Strauss I: Champagner-Walzer, Op. 14 (1828)
The elder Johann Strauss was Lumbye’s greatest inspiration, and the Danish musician eventually obtained the master’s acknowledgement, decidedly not an ordinary thing for a musician from a small country in the far north. In 1845, Lumbye was working as guest conductor of the orchestra at the theatre in Leopoldstadt, Vienna, and found Johann Strauss and some musicians from his orchestra sitting in the hall. They expected to boo and whistle at the competition from Denmark, but after they had heard Lumbye’s Vemodsvals (Melancholy Waltz), everyone could see Strauss applauding excitedly.
Lumbye: Echo from the Old Gods at Tivoli Island, Galop (1844)
Right from the start, when H.C. Lumbye became established as Tivoli’s main musical attraction, he presented small advertisements for some of the other attractions, including a shooting range, restaurants, skittle-bowling and many others. In 1844 Lumbye wrote a galop aimed at improving ticket sales for the island which lay in Tivoli’s lake. This was home to the ‘singers’ pavillion’, and Lumbye’s imaginative contribution to the promotion was a galop in which we find the gods of song and wine surrounded by graces and muses, opening bottles of champagne and making toasts all the while. Even Vulcan, the blacksmith’s god, is there, hammering his anvil until a storm breaks lose at the end.
Lumbye: Silver Wedding Waltz (1840)
King Christian VIII and Queen Caroline Amalie celebrated their Silver Wedding Anniversary in 1840. H.C. Lumbye, who throughout his life was very attentive to the members of the Royal house and their events, marked the occasion a week later with a silver wedding waltz. It was first performed at a concert at the Hotel d’Angleterre on 28 May. The piece allows listeners to enjoy the well-known royal tune from Kong Christian stod ved højen mast (‘King Christian Stood by the Lofty Mast’). Seven months later, the waltz was published in an arrangement for piano, alongside two other of Lumbye’s earlier compositions, under the title Festive Dances.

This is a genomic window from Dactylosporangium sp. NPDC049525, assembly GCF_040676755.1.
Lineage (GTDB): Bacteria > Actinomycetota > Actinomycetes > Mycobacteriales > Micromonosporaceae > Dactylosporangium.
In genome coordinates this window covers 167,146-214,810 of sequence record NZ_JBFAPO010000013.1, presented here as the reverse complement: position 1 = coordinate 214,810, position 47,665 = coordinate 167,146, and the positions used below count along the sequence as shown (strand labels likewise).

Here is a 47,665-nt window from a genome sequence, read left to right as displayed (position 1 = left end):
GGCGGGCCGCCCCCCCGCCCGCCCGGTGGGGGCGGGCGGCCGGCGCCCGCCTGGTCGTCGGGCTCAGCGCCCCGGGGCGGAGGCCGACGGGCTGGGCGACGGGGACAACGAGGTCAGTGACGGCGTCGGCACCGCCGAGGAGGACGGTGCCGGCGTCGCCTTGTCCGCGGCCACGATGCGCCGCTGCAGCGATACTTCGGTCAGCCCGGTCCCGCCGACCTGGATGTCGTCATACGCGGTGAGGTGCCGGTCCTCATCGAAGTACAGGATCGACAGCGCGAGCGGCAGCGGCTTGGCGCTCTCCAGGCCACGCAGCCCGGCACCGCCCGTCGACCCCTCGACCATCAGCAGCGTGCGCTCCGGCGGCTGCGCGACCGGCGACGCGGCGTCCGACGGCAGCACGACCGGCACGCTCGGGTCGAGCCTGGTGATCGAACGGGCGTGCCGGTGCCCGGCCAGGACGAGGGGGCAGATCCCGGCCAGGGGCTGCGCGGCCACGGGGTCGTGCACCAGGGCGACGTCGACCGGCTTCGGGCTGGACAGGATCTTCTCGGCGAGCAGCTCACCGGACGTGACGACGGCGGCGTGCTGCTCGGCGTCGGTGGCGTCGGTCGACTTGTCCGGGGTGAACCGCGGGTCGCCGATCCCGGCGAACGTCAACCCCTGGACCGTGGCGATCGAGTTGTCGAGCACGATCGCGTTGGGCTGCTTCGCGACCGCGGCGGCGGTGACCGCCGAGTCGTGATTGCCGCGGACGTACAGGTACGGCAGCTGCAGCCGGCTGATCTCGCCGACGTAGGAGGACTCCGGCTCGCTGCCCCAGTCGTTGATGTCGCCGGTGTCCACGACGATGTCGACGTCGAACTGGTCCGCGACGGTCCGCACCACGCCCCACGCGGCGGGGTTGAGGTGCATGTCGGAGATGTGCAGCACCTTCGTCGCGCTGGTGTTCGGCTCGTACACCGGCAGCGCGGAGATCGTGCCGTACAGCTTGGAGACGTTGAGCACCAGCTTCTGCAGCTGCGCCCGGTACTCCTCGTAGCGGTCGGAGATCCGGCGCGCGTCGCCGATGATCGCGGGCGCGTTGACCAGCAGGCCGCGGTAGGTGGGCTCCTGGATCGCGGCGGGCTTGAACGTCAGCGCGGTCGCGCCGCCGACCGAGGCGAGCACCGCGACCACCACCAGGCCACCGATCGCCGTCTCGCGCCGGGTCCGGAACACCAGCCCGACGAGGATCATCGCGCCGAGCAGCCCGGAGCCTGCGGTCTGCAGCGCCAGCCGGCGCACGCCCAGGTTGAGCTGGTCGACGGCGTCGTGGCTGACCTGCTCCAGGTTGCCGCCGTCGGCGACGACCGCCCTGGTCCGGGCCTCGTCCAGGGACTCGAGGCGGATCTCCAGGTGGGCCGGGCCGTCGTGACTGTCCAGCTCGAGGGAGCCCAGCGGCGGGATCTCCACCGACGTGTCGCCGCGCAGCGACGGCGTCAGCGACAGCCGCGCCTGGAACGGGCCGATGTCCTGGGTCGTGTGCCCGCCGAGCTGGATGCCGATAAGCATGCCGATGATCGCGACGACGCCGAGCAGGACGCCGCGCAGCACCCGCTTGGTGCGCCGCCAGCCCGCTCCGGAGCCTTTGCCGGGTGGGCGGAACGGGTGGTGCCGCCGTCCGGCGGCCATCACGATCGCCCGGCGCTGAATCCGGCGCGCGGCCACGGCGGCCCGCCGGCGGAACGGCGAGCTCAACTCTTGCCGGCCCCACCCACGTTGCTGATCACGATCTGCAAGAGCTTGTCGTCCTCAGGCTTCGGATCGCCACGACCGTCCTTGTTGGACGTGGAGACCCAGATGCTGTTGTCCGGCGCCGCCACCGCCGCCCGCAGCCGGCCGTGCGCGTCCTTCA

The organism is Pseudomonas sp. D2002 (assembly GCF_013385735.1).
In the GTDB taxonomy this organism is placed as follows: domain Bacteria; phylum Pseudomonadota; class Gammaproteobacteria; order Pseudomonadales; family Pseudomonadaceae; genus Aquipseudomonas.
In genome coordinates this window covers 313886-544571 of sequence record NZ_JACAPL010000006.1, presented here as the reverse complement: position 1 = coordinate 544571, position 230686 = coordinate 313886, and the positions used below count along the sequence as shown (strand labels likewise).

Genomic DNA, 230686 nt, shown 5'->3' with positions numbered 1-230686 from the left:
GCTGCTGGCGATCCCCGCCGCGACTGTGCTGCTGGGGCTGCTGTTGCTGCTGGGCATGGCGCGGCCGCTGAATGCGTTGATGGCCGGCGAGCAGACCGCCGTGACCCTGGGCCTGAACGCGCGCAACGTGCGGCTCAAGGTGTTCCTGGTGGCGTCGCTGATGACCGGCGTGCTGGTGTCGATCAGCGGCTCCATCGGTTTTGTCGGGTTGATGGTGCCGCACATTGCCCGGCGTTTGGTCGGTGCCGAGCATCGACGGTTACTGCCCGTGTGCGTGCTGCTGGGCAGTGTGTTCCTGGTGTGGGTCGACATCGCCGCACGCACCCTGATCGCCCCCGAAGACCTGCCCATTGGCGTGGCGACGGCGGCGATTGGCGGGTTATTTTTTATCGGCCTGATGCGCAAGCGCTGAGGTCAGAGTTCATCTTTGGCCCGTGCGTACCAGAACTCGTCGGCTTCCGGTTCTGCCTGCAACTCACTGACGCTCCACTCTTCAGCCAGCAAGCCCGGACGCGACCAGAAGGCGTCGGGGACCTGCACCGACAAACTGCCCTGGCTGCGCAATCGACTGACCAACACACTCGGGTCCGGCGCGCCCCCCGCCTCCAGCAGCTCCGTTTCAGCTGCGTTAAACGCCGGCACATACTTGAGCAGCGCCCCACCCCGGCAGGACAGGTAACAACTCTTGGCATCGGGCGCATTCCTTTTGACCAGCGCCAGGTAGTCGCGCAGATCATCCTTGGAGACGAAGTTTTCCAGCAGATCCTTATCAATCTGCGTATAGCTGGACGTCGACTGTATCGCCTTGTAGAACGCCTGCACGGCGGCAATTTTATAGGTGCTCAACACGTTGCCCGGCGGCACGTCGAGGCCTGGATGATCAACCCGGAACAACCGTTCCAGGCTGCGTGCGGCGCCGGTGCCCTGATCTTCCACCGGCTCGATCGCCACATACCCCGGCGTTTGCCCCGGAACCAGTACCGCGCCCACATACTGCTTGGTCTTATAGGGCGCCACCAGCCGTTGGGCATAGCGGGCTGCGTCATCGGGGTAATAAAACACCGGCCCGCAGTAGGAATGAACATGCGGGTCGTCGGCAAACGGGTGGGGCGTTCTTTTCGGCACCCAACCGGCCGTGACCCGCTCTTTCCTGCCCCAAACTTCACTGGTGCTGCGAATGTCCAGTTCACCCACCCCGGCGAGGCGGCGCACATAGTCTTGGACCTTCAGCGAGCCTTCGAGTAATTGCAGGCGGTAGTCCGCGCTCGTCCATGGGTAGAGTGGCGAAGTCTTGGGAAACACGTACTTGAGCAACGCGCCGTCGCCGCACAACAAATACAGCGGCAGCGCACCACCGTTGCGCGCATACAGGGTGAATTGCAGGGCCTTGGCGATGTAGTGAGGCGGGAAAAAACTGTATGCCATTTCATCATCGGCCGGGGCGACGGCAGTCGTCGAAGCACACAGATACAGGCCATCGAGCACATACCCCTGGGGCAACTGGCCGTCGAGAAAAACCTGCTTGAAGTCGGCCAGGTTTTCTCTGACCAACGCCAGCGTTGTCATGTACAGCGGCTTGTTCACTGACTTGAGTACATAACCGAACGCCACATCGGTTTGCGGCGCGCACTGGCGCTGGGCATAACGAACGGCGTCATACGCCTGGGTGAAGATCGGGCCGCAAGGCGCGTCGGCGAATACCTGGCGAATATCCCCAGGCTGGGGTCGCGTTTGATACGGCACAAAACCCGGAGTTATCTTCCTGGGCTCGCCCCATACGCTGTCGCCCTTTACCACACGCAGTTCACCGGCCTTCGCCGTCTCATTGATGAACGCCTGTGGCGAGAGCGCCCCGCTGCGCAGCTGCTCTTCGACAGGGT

Lumbye: Bellman’s Feast on Djurgården (1844)
In the 1840s, Danish and Swedish students began to dream about the idea of a reunited Scandinavian region, shared governance in the Scandinavian lands. The annual student meetings also involved the exchange of songs from both sides of the Øresund. In 1844 Lumbye gathered eight of Carl Michael Bellman’s unaccountably popular Fredman’s Epistles(nos. 50, 2, 9, 13, 25, 28, 30 and 82) into a suite which he performed first in the Tivoli concert hall to mark the celebration held by the Swedish Bellman Society every year on the Djurgården Island in central Stockholm.
Lumbye: Figaro Waltz (1841)
In 1841, Georg Carstensen served as editor of the magazine Figaro, in which one might read the latest news on French fashion, and follow the thrilling serialised stories spanning several issues. As an additional attraction for the magazine’s subscribers, Carstensen came up with the idea of arranging special parties to which the subscribers would have free entrance, all aimed at maximising the circulation. Carstensen received permission to borrow and close off the whole of Kongens Have (King’s Garden) for this occasion. The music was provided by Lumbye who even composed a Figaro Waltzfor the Figaro party, cleverly sending a musical greeting to Rossini’s Sevillian Figaro.
Lumbye: Tivoli Bazaar Tsching-Tsching Polka (1843)
Already in the first short season in Tivoli in 1843, only lasting seven weeks, Lumbye wrote galops named for the roller-coaster, the gondola ride, the theatre, the circus, the hall, the shooting gallery and the carousel track, as well as an advertisement for one of the boutiques in Tivoli’s bazaar building. In the bazaar’s 20 boutiques one could buy snaps, chocolate, cigars, flowers and fruit, a pair of gloves, conch shells decorated by French galley slaves – and the piano reductions of Lumbye’s latest hits. In the Chinese boutique in the bazaar one could buy exotic things and dream of places that virtually no Danes had any chance of seeing for themselves. The title of Lumbye’s advertising-galop should direct our thoughts towards his contemporaries’ perceptions of China.